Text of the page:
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MOL admits mothballing ships likely

MOL admits mothballing ships likely

Tokyo: Mitsui O.S.K. Lines, Japan's most profitable shipping line, may mothball some of its largest vessels for the first time in over two decades as charter rates have fallen 98 percent over the last five months, Bloomberg reported. The world's largest merchant fleet operator may also scrap seven of its capesize ships, used for transporting iron ore and coal, from a fleet of about 100, Masafumi Yasuoka, senior executive officer at the shipping line, said in an interview in Tokyo. Mitsui O.S.K., which makes over 90 percent of its profit from shipping commodities, may lower its earnings forecast for a second time if rates stay near a record low, Yasuoka said.
The company predicts its net income will be 195 billion yen ($2 billion) for the year ending March 31. The prediction is 2.5 percent higher than last year's profit as it forecasts sales will increase 5.4 percent to 2.05 trillion yen.
Mitsui O.S.K offers 15 of its capesize ships at daily rates, with others on medium-term and long-term contracts, Yasuoka said.
Charter rates for capesize vessels fell 0.8 percent to a record low of $3,966 a day in London Friday, according to the Baltic Exchange. Mitsui O.S.K. forecasts they will average $30,000 in the six months to March 31. Rates have dropped 98 percent from the record $233,988 reached in June.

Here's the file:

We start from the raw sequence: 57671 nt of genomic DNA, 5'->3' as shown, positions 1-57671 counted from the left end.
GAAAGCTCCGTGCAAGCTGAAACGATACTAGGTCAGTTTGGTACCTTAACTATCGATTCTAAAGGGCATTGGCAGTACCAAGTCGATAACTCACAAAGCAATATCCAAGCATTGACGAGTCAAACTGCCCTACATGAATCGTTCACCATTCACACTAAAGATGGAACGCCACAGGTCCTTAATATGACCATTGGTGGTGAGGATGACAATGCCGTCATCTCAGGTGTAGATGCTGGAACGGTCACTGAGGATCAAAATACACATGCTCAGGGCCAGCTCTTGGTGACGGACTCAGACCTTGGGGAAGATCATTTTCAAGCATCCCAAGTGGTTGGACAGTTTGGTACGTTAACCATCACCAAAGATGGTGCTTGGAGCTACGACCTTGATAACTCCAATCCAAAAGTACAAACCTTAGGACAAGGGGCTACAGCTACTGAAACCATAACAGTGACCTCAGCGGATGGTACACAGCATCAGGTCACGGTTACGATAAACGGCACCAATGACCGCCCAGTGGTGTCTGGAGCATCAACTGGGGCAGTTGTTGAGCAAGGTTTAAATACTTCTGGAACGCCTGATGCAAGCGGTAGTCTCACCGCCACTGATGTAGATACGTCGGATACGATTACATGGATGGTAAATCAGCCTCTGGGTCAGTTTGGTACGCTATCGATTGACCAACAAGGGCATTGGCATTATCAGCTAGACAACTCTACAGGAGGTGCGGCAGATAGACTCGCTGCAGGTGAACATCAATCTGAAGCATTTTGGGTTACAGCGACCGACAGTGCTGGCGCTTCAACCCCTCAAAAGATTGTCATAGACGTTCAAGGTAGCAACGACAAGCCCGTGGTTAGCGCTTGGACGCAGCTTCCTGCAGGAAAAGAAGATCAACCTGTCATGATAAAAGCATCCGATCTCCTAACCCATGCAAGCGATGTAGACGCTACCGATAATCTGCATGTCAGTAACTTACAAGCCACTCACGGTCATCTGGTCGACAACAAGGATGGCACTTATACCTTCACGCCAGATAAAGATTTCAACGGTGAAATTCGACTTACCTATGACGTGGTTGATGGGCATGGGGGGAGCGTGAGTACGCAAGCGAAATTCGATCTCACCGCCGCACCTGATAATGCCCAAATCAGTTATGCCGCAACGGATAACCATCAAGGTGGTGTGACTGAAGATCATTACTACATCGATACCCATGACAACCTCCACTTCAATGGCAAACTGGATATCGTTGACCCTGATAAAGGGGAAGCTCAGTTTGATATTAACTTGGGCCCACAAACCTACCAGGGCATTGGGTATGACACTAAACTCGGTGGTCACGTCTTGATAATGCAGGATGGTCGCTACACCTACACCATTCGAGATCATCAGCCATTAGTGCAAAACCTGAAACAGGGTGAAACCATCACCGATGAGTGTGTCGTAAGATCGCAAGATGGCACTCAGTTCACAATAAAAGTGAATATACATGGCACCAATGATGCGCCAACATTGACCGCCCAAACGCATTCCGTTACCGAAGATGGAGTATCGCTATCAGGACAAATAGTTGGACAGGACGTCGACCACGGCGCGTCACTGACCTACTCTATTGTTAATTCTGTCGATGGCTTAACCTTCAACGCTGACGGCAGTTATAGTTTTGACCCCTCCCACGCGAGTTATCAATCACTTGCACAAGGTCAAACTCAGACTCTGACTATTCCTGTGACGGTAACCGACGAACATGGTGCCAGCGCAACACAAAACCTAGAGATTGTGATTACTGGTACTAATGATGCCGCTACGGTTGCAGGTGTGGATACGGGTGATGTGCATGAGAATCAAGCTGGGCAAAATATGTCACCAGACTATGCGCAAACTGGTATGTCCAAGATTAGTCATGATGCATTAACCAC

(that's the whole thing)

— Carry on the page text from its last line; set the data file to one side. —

''We're suffering with our short-term charters,'' Yasuoka said. ''We haven't mothballed our capesize ships since the 1980s.''
The company is looking for a bay in the Philippines where it can station the ships and remove their crews. Mothballing, or laying-up, vessels normally takes them out of action for months or years and is a longer-term commitment than putting down anchor and waiting for rents to advance.
China's iron-ore imports are unlikely to grow next year for the first time since at least 1999 because of slowing demand from steel mills, the China Metallurgical Mining Enterprise Association said this week. Imports will probably remain at 400 million metric tons, unchanged from 2008, the association said.
The shipping line still plans to expand its capesize fleet over the next five years, Yasuoka said.
The company will increase its iron-ore carriers to 160 by the end of March 2014, including panamax and capesize ships, from 125 at the end of March. It had 874 ships in its fleet at the end of March, 13 percent more than the second-largest merchant fleet operated by Japanese rival Nippon Yusen K.K.
Mitsui O.S.K. is down 66 percent in Tokyo trading this year. It rose 2.8 percent to 482 yen as of the end of trading in Tokyo Friday, in line with a 2.7 percent gain in the Nikkei 225 Stock Average.  [17/11/08]

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